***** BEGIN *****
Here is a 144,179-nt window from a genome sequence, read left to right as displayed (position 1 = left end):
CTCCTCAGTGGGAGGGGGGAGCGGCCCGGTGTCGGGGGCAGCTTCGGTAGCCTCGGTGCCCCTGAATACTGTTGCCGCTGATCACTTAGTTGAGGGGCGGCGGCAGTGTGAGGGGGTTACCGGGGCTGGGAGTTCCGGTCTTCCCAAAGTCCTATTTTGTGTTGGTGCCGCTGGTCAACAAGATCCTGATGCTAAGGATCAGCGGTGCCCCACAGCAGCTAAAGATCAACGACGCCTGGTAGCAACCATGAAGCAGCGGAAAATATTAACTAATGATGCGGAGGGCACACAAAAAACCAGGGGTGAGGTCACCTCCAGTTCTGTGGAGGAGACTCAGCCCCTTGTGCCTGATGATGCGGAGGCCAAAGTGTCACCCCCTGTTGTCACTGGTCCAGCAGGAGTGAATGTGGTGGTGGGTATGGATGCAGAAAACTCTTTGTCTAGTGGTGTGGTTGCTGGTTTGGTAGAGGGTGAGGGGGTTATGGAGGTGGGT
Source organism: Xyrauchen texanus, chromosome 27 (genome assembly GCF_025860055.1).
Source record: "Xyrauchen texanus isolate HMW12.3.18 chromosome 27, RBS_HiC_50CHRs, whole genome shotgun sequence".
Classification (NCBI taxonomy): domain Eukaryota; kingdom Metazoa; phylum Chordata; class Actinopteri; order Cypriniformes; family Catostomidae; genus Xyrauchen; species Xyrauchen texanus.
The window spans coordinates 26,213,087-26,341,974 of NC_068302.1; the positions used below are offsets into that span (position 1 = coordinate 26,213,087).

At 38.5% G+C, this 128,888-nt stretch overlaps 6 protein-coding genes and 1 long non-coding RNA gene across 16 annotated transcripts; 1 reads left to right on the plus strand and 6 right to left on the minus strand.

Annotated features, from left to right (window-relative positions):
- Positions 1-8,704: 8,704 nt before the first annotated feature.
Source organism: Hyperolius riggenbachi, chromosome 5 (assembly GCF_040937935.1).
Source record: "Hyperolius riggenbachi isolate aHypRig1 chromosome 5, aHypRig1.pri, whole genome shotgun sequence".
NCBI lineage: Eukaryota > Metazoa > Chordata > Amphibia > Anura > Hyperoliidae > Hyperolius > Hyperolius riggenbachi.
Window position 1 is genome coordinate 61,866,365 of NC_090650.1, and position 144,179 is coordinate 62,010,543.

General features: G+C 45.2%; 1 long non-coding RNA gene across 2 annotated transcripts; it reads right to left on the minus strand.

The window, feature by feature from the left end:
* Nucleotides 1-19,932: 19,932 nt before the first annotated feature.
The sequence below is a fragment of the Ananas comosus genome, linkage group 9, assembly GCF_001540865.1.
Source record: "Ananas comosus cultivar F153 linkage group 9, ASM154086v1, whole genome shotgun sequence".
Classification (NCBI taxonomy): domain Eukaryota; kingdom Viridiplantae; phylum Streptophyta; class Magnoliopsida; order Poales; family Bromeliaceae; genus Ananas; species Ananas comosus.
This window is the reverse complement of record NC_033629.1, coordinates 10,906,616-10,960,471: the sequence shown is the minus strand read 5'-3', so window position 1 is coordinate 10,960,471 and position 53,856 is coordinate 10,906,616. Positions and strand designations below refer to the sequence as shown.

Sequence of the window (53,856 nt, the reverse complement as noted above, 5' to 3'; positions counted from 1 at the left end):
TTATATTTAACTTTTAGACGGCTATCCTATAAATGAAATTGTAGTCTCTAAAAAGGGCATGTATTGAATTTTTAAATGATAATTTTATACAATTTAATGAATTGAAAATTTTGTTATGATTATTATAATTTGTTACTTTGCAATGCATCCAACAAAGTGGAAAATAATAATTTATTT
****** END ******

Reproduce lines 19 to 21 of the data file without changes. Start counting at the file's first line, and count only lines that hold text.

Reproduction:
Classification (NCBI taxonomy): domain Eukaryota; kingdom Viridiplantae; phylum Streptophyta; class Magnoliopsida; order Poales; family Bromeliaceae; genus Ananas; species Ananas comosus.
This window is the reverse complement of record NC_033629.1, coordinates 10,906,616-10,960,471: the sequence shown is the minus strand read 5'-3', so window position 1 is coordinate 10,960,471 and position 53,856 is coordinate 10,906,616. Positions and strand designations below refer to the sequence as shown.

Sequence of the window (53,856 nt, the reverse complement as noted above, 5' to 3'; positions counted from 1 at the left end):